Purpose: This study aims to examine how geographic diversification affects firms’ risk by introducing the franchising strategy as a moderator. Design/methodology/approach: The panel regression analysis was conducted with a sample of US restaurant firms. Specifically, a two-way random (or fixed) effects model clustered by firm was used to test hypotheses. Findings: Findings show that geographic diversification does not significantly affect restaurant firms’ risk. However, franchising aggravates the negative effect of geographic diversification on restaurant firms’ risk, which contradicts the traditional theories of franchising. Research limitations/implications: The results are expected to contribute to the diversification literature in the hospitality management by providing in-depth evidence for the effects of geographic diversification strategies on firms’ risk. Specifically, the study provides relevant theories for explaining the effect of geographic diversification in the restaurant context by examining franchising, a prominent strategy in the restaurant industry. Practical implications: The results encourage restaurant firms to improve their managerial capability to react to changes in a geographically wider scope of markets and develop franchising contracts specifically to prevent misbehavior and moral hazard on the part of franchisees. Originality/value: Considering the lack of research on the effect of geographic diversification on restaurant firms’ risk, this study examines not only the link between geographic diversification and firms’ risk but also a contingent factor, franchising.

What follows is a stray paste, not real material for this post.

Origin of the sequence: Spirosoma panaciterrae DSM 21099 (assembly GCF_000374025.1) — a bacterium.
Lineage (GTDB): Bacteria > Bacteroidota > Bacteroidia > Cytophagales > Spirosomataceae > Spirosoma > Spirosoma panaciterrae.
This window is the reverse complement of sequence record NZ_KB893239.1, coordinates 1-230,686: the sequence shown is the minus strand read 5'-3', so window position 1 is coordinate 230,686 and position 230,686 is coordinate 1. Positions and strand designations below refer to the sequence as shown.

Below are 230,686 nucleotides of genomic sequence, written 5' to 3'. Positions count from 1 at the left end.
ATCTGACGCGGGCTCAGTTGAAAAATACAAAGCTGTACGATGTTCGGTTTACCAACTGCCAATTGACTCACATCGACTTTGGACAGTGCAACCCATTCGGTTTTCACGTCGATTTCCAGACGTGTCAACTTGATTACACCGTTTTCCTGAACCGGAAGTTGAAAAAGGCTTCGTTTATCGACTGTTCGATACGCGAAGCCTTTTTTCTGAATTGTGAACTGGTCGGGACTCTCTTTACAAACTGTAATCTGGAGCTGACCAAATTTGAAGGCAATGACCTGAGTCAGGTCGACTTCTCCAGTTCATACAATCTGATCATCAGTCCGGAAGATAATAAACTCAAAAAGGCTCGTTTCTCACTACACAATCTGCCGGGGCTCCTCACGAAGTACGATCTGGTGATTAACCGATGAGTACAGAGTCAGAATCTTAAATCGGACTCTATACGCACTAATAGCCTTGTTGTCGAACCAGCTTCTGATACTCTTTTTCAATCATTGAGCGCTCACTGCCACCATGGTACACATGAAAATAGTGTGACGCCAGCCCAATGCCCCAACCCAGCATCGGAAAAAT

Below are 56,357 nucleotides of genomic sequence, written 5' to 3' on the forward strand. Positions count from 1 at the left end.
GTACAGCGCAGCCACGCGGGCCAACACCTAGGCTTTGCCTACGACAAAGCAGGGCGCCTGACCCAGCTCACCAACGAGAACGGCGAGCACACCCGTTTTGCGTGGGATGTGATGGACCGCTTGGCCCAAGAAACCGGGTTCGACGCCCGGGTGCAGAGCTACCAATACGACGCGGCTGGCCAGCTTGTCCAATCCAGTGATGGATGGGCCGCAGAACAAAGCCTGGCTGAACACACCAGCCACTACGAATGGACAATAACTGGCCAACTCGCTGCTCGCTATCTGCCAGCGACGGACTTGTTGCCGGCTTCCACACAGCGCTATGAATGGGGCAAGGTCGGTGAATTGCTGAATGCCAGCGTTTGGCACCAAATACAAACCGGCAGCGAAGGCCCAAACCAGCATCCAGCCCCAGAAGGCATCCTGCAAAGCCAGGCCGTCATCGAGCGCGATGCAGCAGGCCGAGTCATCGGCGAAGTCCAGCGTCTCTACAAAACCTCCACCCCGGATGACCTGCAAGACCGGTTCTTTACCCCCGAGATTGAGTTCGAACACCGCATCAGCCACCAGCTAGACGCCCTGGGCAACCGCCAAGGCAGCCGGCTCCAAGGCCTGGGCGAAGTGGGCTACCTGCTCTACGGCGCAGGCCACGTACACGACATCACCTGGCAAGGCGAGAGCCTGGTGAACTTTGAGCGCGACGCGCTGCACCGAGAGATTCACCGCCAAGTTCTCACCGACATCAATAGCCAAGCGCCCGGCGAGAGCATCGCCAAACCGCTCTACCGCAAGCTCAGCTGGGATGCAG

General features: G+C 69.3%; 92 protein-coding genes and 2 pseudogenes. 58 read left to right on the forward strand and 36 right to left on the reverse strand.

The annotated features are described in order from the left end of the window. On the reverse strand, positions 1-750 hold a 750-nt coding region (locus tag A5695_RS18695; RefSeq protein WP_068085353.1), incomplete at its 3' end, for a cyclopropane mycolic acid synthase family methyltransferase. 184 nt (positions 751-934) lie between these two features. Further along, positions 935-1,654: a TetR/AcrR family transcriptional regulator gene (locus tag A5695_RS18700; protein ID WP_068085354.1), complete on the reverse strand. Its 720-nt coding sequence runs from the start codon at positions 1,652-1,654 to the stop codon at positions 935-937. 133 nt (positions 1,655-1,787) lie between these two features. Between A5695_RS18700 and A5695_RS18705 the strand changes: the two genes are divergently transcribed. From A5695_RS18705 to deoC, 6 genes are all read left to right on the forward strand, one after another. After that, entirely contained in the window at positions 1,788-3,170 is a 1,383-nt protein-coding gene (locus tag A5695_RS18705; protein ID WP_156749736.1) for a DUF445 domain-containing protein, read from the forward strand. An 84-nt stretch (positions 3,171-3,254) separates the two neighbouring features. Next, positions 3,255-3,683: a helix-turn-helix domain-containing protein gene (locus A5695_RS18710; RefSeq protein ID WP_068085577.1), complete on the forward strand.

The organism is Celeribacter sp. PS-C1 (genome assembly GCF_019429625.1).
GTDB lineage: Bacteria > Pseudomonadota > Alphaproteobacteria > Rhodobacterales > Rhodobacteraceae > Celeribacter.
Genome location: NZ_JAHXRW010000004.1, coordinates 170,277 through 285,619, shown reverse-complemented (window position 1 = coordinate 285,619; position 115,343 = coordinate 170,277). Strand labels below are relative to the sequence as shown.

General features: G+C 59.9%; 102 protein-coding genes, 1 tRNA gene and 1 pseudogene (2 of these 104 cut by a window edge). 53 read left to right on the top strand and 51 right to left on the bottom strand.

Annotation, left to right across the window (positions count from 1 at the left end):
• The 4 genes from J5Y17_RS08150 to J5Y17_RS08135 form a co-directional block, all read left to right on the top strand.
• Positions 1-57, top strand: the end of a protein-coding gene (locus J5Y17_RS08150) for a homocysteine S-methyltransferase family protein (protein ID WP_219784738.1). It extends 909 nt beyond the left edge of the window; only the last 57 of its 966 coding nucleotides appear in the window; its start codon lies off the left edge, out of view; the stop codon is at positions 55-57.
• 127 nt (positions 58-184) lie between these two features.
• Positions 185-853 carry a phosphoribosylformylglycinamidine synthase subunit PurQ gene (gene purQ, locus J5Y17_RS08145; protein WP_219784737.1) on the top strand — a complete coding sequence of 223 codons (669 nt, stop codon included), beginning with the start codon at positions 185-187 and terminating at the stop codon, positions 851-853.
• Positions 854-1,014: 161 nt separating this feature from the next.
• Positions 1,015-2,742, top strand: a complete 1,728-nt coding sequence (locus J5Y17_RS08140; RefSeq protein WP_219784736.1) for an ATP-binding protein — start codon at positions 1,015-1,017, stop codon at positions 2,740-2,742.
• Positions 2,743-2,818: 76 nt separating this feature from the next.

|Original language||English (US)|
|Number of pages||19|
|Journal||International Journal of Contemporary Hospitality Management|
|State||Published - Jan 14 2019|
All Science Journal Classification (ASJC) codes
- Tourism, Leisure and Hospitality Management